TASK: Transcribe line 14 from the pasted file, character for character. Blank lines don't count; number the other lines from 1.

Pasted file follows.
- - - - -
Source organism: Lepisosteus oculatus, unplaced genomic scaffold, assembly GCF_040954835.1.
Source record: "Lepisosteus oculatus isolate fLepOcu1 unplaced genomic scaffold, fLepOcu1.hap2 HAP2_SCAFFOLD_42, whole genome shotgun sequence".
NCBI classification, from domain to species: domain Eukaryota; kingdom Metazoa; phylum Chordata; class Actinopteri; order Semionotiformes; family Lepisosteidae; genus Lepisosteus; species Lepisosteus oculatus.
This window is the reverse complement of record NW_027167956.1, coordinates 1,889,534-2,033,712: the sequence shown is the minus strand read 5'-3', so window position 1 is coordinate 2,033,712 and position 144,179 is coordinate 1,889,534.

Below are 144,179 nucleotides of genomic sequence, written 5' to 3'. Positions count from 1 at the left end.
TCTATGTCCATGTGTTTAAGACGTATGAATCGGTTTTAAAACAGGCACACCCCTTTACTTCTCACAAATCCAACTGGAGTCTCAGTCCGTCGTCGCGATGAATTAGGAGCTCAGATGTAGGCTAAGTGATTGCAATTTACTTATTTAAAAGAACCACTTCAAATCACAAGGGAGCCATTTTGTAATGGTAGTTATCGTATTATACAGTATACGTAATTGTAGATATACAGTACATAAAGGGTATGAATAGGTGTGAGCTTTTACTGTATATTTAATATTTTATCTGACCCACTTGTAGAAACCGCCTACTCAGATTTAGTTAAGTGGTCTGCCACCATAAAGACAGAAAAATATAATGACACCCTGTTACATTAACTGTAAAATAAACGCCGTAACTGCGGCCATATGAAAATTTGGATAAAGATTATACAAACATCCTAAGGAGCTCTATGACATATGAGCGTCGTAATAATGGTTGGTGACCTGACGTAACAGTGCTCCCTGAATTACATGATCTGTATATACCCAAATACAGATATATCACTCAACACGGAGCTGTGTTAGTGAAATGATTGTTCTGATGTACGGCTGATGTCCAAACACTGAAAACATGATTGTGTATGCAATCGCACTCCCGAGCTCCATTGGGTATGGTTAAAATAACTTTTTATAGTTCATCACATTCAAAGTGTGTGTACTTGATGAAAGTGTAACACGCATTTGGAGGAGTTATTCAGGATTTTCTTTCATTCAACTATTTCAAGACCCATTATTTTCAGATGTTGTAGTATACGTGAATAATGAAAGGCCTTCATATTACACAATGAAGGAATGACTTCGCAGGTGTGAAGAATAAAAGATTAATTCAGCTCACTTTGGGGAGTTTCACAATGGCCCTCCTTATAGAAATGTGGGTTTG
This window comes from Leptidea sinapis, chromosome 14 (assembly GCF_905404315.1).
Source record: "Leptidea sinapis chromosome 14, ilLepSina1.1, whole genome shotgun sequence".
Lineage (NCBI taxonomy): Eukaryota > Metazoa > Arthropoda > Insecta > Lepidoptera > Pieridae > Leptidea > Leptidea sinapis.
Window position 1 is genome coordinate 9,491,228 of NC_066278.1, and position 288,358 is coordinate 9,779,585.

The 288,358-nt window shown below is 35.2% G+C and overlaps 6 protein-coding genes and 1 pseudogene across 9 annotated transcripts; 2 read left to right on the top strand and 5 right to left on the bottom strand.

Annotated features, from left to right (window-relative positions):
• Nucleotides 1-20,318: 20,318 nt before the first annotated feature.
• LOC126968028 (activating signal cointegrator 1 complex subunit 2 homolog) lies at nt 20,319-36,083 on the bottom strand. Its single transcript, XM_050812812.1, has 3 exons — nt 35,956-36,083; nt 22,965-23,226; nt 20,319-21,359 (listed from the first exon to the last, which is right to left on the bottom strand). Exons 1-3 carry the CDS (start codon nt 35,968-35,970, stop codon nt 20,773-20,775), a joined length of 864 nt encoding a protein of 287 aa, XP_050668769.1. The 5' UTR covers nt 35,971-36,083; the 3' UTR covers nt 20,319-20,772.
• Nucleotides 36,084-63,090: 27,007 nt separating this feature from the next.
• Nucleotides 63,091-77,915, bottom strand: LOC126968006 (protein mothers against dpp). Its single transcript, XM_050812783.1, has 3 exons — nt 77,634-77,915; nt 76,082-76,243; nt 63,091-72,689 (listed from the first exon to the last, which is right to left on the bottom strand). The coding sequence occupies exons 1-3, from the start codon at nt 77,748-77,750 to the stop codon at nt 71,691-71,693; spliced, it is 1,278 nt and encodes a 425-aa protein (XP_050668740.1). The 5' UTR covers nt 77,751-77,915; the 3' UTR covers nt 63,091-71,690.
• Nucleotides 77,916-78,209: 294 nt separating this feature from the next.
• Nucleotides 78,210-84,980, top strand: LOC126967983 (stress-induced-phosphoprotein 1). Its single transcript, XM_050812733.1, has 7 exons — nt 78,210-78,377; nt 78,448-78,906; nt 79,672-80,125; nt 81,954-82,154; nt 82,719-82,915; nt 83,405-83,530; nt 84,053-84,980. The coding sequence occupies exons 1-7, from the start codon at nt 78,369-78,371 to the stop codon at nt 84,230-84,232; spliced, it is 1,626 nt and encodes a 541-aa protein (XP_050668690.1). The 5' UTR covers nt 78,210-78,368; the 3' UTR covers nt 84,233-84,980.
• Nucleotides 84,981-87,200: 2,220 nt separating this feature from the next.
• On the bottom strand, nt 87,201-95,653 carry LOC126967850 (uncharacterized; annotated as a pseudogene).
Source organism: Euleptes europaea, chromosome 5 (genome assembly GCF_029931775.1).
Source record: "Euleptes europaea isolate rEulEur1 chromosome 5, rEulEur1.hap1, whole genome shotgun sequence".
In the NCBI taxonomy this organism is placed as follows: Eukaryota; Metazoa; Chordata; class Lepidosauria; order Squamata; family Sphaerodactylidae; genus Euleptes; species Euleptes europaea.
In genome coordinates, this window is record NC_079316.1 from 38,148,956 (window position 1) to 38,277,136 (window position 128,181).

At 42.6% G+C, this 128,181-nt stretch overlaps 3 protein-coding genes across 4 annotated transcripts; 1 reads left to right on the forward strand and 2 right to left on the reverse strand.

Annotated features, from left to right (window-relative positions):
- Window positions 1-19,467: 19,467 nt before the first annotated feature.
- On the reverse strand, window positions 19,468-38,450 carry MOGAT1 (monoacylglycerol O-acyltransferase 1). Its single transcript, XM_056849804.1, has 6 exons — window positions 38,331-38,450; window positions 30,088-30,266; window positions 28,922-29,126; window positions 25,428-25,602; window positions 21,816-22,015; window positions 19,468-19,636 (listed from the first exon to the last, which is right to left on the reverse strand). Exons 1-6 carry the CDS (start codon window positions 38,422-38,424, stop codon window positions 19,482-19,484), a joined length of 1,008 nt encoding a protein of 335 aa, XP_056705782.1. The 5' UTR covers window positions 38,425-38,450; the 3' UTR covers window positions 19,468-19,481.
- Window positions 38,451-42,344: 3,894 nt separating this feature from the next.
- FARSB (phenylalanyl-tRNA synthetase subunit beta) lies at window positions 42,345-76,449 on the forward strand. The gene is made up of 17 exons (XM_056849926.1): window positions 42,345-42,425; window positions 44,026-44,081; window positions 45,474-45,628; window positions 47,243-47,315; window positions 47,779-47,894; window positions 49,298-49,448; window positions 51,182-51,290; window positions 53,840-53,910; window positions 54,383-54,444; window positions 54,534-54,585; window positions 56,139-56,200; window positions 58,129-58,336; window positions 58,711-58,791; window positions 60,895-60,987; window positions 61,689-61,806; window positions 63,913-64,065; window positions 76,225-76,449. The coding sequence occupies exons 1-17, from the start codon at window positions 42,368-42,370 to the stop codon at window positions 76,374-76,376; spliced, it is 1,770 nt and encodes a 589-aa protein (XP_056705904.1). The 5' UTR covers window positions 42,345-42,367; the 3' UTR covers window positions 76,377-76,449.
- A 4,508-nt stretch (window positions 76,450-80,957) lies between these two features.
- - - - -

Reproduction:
• LOC126968028 (activating signal cointegrator 1 complex subunit 2 homolog) lies at nt 20,319-36,083 on the bottom strand. Its single transcript, XM_050812812.1, has 3 exons — nt 35,956-36,083; nt 22,965-23,226; nt 20,319-21,359 (listed from the first exon to the last, which is right to left on the bottom strand). Exons 1-3 carry the CDS (start codon nt 35,968-35,970, stop codon nt 20,773-20,775), a joined length of 864 nt encoding a protein of 287 aa, XP_050668769.1. The 5' UTR covers nt 35,971-36,083; the 3' UTR covers nt 20,319-20,772.